Consumption Taxes

By now, you’ve probably seen somewhere that Dennis Hastert is floating the idea of abolishing the IRS and replacing income taxes with a consumption tax (or, alternatively, a VAT). Kevin Drum’s already given this idea the treatment it deserves.

But since this issue is resurfacing now, it seems like a good time to point out that I have a series of posts from the first month of this blog’s existence on the issue of consumption taxes (see “Topics” in the left sidebar), an idea that was originally floated in the 2003 Economic Report of the President. Of the five posts, the two that are most relevant to the debate today are Static and Dynamic Analysis of Consumption Taxes and The Much Ado About Nothing? Post. In the latter, I concluded that

Eliminating income taxes on seniors would generate less savings for them precisely because they pay so much less in income taxes than the under-65 population. They do, of course, consume—that’s half of what retirement is about, right? (Presents for the grandkids count as consumption.)

I just don’t think the political will or audacity exists to implement this. Add to this the black-market problems that would surely arise with a combined federal and state tax that, conservatively estimated, would have to exceed 25%, and it’s a no-go.

Yes, a carefully crafted set of tax exemptions could alleviate the disparate impact that a consumption tax would have on seniors. Similarly, a well-crafted set of exemptions could also make a consumption tax progressive (CalPundit makes this point correctly). But, a few points are in order:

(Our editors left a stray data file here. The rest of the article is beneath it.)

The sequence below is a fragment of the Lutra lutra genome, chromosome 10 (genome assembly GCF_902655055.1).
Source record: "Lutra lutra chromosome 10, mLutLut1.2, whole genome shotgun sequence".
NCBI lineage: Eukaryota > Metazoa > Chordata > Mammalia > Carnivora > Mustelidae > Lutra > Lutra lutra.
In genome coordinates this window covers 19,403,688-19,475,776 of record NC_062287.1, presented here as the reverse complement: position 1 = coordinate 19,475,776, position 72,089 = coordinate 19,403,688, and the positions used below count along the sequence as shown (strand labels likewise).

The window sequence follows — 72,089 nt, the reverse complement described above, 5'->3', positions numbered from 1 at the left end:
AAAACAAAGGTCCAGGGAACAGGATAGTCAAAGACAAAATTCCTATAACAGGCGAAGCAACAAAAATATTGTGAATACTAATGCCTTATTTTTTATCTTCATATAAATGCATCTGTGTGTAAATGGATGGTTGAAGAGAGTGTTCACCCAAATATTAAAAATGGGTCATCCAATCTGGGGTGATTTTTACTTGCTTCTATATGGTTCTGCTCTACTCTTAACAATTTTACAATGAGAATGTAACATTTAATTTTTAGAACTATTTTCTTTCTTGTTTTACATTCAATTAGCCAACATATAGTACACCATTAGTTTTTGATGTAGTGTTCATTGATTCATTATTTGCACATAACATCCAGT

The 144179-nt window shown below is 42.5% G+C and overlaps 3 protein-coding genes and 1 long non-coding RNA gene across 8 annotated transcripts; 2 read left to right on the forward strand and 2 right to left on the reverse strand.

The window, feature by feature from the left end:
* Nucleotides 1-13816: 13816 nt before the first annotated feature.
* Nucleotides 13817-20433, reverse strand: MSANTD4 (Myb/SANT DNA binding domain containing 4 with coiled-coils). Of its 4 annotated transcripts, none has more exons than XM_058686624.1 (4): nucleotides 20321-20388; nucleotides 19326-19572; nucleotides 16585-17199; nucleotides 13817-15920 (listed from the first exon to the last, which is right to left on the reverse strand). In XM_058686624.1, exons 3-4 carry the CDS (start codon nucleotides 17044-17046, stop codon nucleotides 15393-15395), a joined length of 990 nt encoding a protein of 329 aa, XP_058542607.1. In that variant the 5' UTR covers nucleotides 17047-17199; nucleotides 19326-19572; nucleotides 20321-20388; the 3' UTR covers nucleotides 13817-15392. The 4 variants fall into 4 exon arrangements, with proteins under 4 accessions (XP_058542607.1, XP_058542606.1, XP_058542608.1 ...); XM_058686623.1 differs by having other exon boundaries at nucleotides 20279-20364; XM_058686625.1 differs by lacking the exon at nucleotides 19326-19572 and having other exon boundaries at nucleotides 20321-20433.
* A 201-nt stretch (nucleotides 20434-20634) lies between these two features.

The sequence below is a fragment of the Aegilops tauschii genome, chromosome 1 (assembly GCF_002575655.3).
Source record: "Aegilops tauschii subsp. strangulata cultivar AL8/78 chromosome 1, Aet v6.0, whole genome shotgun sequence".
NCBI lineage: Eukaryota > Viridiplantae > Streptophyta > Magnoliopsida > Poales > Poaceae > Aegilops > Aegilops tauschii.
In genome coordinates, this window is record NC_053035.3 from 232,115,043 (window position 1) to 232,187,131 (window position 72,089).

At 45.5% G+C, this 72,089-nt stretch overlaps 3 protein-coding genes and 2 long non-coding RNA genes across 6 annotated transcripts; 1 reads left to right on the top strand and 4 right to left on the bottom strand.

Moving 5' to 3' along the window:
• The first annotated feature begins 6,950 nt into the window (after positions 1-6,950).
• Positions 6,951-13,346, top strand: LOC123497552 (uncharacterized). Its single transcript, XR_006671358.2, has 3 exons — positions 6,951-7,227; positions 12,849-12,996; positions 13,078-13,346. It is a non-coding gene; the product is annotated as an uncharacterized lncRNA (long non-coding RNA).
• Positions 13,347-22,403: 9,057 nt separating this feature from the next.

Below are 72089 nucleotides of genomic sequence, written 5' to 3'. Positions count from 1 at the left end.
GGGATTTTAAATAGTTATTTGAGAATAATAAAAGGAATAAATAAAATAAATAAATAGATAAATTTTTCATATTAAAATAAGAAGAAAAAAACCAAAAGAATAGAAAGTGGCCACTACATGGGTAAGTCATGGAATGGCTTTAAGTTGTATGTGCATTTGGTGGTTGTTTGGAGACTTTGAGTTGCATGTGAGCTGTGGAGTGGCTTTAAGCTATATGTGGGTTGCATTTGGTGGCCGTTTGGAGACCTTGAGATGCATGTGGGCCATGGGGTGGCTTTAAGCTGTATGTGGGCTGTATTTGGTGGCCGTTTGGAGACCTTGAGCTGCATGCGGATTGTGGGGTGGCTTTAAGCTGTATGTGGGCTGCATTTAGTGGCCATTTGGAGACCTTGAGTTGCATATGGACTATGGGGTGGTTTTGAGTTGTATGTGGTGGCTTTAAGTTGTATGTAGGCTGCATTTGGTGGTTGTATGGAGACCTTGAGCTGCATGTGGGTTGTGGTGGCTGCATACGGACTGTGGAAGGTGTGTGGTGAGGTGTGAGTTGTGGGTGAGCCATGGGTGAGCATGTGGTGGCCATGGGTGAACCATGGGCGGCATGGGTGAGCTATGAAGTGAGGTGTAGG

1. Almost nothing about using exemptions in the consumption tax made it into the Economic Report of the President (on page 196, the authors mention possibly retaining favorable tax treatment of nonprofits)
  2. The only compelling case for a consumption tax is its theoretical simplicity. As soon as you start talking about favoring seniors, nonprofits, making the rate increase with the value of the sale, exempting some goods and services, applying regional adjustments to adjust for regional price and income variation, continuing to encourage the social goal of home ownership, favoring families with children, the popular R&D credits… it starts to look a lot like the current tax code morass.

I haven’t really changed my mind on the issue since then — it’s not really politically feasible. So why bother? Probably because “Down with the IRS!” seems like a good campaign slogan and might help Hastert sell a few books.